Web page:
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I have a question. I want to make a barplot with the mean and errorbars, where it is grouped for two factors. To get the mean and the standard errors I used the function tapply.

However for one of the factor I want to drop one level.

So what I did was did:

dataFE <- data[-which(plant=="FS"),] # this works fine, I get exactly the data set I want without the FS level of the factor plant 

Then to get the mean and standard error I use this:

means <- with(dataFE, as.matrix(tapply(leaves, list(plant, Orchestia), mean), nrow=2)

e <- with(dataFE, as.matrix(tapply (leaves, list(plant, Orchestia), function(x) sd(x)/sqrt(length(x))), nrow=2))

And there something strange happens, it does not calculate the FS, however it puts it in a table with NA:

    row.names   no          yes
1   F           7.009022    5.307185

2   FS          NA          NA

3   S           2.837139    2.111054

This I don't want, cause if I use this in barplot2 (package gplots) then I will get an empty bar for the FS, whereas that one should not be there at all.

So does any of use have a solution or an other method to get a nice barplot :). Thanks any way!

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2  
Can you give us a snippet of your data? You can use dput for this. Without that, I'll just wager a guess: your column plant is a factor and while you have dropped the rows that have that value, the "level" FS still exists. Use levels(data$plant) to see. You can then use droplevels to get rid of it. –  Justin Jul 24 '12 at 14:12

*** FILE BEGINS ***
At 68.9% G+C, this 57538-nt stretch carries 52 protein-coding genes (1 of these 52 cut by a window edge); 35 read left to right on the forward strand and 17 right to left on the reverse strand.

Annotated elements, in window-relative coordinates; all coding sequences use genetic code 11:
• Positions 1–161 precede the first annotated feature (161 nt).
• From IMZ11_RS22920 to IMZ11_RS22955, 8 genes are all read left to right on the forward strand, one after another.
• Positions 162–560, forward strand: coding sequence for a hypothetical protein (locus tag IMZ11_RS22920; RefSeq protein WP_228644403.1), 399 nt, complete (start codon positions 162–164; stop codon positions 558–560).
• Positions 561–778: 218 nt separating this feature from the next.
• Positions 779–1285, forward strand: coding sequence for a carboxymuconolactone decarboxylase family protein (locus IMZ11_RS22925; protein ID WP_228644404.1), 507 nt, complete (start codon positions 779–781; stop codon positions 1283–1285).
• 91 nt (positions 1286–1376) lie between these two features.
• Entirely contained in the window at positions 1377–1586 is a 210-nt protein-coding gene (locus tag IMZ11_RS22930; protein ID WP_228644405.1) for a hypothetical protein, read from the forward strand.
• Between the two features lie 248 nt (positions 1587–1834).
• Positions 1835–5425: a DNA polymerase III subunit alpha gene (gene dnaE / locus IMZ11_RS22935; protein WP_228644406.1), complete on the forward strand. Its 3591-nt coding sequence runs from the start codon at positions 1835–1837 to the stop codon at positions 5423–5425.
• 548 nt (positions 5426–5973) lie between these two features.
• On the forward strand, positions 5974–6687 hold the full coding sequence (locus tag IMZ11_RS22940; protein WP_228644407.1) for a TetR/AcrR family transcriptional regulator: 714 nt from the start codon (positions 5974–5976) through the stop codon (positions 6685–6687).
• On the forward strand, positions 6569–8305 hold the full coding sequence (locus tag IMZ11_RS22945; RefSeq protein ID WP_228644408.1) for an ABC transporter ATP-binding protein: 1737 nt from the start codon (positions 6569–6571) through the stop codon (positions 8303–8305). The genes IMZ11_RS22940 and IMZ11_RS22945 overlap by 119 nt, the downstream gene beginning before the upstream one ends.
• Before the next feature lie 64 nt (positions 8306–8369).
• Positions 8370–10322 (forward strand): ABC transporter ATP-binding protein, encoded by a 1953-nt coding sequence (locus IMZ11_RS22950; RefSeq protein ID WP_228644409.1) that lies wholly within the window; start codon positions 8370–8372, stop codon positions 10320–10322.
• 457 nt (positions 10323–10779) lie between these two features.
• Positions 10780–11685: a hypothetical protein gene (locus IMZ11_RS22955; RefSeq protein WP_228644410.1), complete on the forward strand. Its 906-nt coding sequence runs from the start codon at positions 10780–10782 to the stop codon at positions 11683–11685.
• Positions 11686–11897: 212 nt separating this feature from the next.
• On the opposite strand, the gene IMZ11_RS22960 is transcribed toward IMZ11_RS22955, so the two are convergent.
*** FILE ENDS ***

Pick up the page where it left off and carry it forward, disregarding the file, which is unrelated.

@Justin: I'd recommend posting that as an answer. –  David Robinson Jul 24 '12 at 14:44

1 Answer 1

up vote 2 down vote accepted

Without a sample of your data, I'll just wager a guess:

your column plant is a factor. And while you have dropped the rows that have that value, the "level" FS still exists. Use levels(data$plant) to see. You can then use droplevels to get rid of it.

dat <- data.frame(x=1:15, y=factor(letters[1:3]))

> levels(dat$y)
[1] "a" "b" "c"

dat <- dat[dat$y != 'a',]
> levels(dat$y)
[1] "a" "b" "c"
> 

> tapply(dat$x, dat$y, sum)
 a  b  c 
NA 40 45 
> 

> droplevels(dat$y)
 [1] b c b c b c b c b c
Levels: b c
> dat$y <- droplevels(dat$y)

> tapply(dat$x, dat$y, sum)
 b  c 
40 45 
> 
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I was going to answer dat$y <- factor(dat$y) and when I look at the code for droplevels.factor, I find that is exactly what it does. –  BondedDust Jul 24 '12 at 23:38
    
Thanks for the answer, that works fine. –  Marinka Jul 25 '12 at 9:47
1  
If the answer works for you, please mark it as answered by clicking the check box in the upper left. That way others know that your question is answered. –  Justin Jul 25 '12 at 14:09

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